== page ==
It is said that each one comes to Christian Science in his...

It is said that each one comes to Christian Science in his own way. In my case it was not because of any material need, nor indeed was I at first conscious of any great spiritual lack. Scientific and professional success, foreign travel and other means of culture, hosts of friends, and not least, a happy home life,—all were mine. In addition I held a position of growing responsibility in a religious body to whose traditions I was attached by every tie of family and habit of mind. But through all this, deep down, was the longing for the truth, truth which should satisfy, which should be effective. I looked for something which should save men, regenerate them without the whip of fear or the stimulant of an unreflective emotion.

I knew many earnest social workers, some well known among all who care for the welfare of others, and I knew also many kind and gentle-minded people who in less prominent ways were devotedly striving to help their fellow men. Yet the core of the problem seemed to elude them all. Like my good friends in the medical profession, they appeared to be dealing with symptoms, not causes. My own religious conclusions were useful enough as a fair-weather philosophy, but I had had painful evidence of their ineffectiveness in times of trial. One could talk about the truth and hear much talk about it, but the truth itself seemed far off.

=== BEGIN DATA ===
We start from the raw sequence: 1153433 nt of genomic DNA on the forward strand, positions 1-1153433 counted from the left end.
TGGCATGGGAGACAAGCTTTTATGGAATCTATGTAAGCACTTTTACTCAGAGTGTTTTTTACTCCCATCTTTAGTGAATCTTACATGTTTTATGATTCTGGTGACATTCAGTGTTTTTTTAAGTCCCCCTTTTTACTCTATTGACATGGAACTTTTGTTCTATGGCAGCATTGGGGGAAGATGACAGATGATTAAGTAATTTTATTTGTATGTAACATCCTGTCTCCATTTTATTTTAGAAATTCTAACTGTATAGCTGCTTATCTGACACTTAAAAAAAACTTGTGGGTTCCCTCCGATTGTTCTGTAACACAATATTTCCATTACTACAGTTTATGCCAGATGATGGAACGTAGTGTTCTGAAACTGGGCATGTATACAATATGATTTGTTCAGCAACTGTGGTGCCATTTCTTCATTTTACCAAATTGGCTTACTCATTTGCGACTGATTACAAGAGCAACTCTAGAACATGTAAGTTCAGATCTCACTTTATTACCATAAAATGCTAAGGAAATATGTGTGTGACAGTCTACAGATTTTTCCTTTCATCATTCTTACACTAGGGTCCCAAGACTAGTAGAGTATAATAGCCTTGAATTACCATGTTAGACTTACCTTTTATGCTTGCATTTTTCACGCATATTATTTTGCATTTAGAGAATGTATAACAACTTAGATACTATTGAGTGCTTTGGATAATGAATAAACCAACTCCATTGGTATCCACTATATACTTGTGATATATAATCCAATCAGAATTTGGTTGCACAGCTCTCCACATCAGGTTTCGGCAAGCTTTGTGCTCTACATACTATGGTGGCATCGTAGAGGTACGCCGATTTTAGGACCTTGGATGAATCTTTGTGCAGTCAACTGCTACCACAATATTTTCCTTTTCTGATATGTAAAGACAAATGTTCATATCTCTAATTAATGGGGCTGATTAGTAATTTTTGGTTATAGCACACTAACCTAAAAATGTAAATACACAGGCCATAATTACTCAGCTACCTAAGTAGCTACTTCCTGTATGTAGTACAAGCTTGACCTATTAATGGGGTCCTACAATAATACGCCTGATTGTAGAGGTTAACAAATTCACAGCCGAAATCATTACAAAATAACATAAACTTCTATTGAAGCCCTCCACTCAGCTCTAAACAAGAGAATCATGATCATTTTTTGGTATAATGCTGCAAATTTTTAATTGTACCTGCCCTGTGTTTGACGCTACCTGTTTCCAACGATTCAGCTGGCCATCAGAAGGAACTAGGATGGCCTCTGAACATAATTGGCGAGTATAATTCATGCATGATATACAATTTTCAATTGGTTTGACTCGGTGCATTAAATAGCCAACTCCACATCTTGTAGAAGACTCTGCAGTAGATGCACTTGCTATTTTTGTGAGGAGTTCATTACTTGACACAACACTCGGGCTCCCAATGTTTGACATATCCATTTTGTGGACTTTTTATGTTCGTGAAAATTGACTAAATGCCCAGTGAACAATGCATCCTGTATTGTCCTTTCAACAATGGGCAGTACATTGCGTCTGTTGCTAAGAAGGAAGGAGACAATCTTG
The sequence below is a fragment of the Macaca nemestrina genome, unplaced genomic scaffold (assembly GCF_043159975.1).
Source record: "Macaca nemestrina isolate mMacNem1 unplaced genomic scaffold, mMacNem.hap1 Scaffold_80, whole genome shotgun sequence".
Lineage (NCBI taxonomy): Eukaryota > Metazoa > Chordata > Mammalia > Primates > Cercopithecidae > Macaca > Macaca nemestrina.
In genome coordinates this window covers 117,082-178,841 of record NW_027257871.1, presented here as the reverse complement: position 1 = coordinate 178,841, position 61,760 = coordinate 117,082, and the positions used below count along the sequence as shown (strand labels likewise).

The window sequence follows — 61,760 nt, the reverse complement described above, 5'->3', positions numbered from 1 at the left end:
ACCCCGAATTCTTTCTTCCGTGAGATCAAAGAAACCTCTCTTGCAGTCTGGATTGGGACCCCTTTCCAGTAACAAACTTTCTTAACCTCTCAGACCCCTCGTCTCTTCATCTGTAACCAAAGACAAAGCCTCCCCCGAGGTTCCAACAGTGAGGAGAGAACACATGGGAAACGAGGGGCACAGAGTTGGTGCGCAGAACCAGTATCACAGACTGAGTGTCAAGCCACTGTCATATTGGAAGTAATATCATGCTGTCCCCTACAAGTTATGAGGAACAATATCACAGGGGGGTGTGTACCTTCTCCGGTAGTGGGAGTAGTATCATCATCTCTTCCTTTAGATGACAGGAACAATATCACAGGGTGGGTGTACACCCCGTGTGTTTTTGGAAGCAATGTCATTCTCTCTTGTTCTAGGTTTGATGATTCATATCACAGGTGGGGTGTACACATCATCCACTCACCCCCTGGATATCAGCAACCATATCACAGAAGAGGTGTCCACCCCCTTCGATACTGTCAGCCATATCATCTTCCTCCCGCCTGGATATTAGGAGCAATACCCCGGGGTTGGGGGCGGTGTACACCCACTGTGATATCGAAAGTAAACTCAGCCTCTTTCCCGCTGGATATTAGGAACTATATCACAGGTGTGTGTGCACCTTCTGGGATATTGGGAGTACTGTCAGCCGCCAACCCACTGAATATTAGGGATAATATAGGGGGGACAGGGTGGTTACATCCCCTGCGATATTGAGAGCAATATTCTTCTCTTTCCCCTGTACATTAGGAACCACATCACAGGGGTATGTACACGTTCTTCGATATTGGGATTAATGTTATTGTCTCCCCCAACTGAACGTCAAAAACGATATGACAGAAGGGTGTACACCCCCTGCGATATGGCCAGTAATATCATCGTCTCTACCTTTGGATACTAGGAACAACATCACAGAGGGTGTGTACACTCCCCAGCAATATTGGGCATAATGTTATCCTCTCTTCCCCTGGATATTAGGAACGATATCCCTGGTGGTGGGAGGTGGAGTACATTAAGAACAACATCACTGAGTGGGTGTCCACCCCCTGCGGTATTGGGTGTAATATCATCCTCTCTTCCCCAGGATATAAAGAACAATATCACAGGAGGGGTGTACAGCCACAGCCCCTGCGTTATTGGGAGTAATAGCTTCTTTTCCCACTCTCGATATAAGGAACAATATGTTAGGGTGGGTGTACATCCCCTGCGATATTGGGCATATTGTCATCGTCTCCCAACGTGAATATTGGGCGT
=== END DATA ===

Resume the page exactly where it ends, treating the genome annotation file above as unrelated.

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Testimony of Healing
At the first Wednesday evening meeting I attended, a little...
May 9, 1914
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